A more recent cladding fire in Canary Wharf, London

Home ownership is the goal of so many here in the UK; a place on the housing ladder, climbing towards your 4 bedroom mansion. Now thousands of first time buyers are stuck, unable to sell because the building containing their flat doesn’t qualify for Government finance, yet has unsafe cladding, paying £50 per month for ‘fire wardens’ to keep a 24/7 check on the building and living somewhere where the smell of a distant BBQ is likely to give one heart palpitations!

My landlord, Southern Housing Group, is very professional in trying to ensure all its buildings conform to the latest regulations. However, sometimes a degree of common sense is needed when applying these. (Note 3)

A new Amber House ‘In Case of Fire’ notice

Whatever it takes? Well, there are so many professions involved here, from architects who designed wooden (not fire resistant) floors to the nice little balcony, local authorities who often look for the cheapest refurbishments of their estates and, as in the case of Grenfell, not too rigorous in the choice of contractors, building suppliers and construction companies, to property developers and building planners and inspectors, that spreading the costs of solving this scandal and giving every flat owner peace of mind and some fairness in the action … should be the mark of a government that recognises the people who live in dangerous apartments are not at fault.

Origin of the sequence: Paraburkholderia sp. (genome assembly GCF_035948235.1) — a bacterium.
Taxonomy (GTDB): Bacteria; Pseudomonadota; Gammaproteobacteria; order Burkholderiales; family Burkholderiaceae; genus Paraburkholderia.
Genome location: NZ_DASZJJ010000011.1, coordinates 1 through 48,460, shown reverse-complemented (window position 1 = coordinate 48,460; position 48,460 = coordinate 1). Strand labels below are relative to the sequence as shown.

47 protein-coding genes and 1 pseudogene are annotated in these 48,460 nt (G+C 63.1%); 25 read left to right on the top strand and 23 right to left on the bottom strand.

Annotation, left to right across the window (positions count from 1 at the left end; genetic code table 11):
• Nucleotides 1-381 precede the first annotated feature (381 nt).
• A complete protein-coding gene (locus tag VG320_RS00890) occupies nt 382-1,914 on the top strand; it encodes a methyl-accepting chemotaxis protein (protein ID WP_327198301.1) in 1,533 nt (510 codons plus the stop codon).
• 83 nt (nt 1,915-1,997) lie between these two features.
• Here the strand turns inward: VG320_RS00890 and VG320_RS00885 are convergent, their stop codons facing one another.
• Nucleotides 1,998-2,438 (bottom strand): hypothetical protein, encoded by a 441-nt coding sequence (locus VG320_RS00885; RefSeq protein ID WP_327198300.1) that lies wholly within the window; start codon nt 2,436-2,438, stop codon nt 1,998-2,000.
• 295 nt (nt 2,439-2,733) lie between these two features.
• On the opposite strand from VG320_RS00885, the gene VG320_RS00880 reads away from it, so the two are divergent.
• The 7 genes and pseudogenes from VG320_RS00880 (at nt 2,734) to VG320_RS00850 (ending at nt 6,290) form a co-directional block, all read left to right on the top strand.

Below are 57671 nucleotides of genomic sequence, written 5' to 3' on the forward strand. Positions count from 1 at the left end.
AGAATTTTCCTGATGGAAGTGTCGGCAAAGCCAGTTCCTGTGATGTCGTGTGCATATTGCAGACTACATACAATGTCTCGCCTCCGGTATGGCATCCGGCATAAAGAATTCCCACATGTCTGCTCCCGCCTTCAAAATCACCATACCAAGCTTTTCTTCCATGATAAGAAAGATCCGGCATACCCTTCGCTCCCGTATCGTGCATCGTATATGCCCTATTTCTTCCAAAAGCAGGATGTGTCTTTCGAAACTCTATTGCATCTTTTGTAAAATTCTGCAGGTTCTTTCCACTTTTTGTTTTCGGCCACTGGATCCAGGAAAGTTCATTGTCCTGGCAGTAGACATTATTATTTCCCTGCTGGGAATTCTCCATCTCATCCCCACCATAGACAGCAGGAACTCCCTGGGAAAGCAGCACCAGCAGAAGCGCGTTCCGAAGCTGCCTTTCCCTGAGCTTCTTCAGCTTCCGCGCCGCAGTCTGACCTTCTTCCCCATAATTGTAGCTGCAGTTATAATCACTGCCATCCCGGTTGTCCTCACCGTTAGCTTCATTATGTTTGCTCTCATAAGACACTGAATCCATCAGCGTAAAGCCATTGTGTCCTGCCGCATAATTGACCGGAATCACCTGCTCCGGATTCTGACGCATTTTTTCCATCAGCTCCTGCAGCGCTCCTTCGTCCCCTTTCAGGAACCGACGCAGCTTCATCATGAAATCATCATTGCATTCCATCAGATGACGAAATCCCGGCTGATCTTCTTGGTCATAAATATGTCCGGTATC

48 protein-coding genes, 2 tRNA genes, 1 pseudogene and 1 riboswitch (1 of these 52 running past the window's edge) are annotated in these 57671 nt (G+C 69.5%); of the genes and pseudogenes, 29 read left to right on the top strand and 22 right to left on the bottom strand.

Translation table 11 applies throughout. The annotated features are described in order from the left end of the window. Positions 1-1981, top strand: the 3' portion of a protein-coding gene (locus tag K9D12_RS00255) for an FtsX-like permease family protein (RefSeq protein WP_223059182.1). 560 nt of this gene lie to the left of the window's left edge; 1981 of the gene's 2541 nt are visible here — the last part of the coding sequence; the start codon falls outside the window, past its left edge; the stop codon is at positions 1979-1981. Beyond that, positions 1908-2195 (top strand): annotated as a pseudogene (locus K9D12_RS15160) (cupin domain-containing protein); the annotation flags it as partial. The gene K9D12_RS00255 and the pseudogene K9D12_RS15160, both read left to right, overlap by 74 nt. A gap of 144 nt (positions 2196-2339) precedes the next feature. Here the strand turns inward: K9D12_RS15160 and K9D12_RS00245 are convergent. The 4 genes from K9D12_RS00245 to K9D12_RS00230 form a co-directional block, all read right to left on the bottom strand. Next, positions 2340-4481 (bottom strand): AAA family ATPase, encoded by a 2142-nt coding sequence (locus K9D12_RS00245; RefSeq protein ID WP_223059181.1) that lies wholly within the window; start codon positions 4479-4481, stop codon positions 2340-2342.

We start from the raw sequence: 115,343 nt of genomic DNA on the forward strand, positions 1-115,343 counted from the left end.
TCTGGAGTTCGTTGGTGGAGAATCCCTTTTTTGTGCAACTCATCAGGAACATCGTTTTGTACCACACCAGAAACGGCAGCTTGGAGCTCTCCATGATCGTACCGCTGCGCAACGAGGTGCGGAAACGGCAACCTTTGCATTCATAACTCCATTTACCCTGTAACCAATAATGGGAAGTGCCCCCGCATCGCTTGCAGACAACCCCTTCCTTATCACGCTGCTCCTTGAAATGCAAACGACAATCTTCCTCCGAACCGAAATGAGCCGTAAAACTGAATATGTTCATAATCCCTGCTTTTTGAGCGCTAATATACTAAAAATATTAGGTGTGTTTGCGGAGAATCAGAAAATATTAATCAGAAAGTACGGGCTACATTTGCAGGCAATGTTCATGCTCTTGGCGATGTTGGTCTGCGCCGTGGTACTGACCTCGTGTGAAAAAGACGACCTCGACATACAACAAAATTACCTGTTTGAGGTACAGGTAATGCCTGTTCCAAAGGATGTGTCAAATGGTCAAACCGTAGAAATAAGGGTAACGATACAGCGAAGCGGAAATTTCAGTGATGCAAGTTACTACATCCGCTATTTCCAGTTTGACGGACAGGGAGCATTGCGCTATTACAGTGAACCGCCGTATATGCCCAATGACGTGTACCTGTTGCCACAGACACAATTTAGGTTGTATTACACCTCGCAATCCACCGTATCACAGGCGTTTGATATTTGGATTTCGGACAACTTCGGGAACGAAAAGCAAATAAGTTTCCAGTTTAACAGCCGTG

Whatever it takes! Be generous and big hearted and get these two scandals sorted and earn the respect of our society writ large.

Richard 18th June 2021


Note 1 The United Kingdom comprises England, Wales and Scotland (otherwise known as Great Britain) and Northern Ireland. Whole and sovereign – despite what a certain Frenchman might claim.

Note 2 For ‘sub-postmasters’ read ‘sub-postmasters and sub-postmistresses’. Don’t want to appear anti-woke!

Note 3 If you can’t work out what’s wrong, text me.